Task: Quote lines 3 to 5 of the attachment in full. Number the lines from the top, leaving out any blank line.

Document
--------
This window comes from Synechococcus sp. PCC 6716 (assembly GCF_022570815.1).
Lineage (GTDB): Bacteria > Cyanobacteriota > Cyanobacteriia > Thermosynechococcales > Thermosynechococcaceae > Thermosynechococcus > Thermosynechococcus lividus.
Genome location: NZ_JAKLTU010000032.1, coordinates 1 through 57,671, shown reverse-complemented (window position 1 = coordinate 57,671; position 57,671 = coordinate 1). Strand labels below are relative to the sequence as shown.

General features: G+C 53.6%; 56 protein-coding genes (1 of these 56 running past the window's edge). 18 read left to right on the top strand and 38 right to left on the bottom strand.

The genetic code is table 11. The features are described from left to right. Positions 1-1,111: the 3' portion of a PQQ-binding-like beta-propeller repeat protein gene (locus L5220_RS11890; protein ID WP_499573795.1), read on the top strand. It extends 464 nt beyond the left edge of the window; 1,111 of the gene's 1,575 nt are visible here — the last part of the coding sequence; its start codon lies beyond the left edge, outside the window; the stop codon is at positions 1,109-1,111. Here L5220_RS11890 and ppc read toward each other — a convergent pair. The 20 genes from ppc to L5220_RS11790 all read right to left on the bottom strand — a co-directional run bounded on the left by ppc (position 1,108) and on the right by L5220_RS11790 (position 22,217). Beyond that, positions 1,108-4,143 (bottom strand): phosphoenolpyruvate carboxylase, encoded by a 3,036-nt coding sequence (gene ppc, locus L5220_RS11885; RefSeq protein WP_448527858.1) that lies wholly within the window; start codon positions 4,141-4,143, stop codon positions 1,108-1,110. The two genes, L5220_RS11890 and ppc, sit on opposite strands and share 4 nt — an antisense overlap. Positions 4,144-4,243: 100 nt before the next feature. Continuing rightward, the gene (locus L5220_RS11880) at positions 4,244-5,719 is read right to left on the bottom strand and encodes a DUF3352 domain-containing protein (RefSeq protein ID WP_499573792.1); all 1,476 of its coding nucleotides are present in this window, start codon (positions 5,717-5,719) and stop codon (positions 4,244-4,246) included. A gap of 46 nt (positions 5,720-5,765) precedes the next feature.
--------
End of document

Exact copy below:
Genome location: NZ_JAKLTU010000032.1, coordinates 1 through 57,671, shown reverse-complemented (window position 1 = coordinate 57,671; position 57,671 = coordinate 1). Strand labels below are relative to the sequence as shown.

General features: G+C 53.6%; 56 protein-coding genes (1 of these 56 running past the window's edge). 18 read left to right on the top strand and 38 right to left on the bottom strand.

The genetic code is table 11. The features are described from left to right. Positions 1-1,111: the 3' portion of a PQQ-binding-like beta-propeller repeat protein gene (locus L5220_RS11890; protein ID WP_499573795.1), read on the top strand. It extends 464 nt beyond the left edge of the window; 1,111 of the gene's 1,575 nt are visible here — the last part of the coding sequence; its start codon lies beyond the left edge, outside the window; the stop codon is at positions 1,109-1,111. Here L5220_RS11890 and ppc read toward each other — a convergent pair. The 20 genes from ppc to L5220_RS11790 all read right to left on the bottom strand — a co-directional run bounded on the left by ppc (position 1,108) and on the right by L5220_RS11790 (position 22,217). Beyond that, positions 1,108-4,143 (bottom strand): phosphoenolpyruvate carboxylase, encoded by a 3,036-nt coding sequence (gene ppc, locus L5220_RS11885; RefSeq protein WP_448527858.1) that lies wholly within the window; start codon positions 4,141-4,143, stop codon positions 1,108-1,110. The two genes, L5220_RS11890 and ppc, sit on opposite strands and share 4 nt — an antisense overlap. Positions 4,144-4,243: 100 nt before the next feature. Continuing rightward, the gene (locus L5220_RS11880) at positions 4,244-5,719 is read right to left on the bottom strand and encodes a DUF3352 domain-containing protein (RefSeq protein ID WP_499573792.1); all 1,476 of its coding nucleotides are present in this window, start codon (positions 5,717-5,719) and stop codon (positions 4,244-4,246) included. A gap of 46 nt (positions 5,720-5,765) precedes the next feature.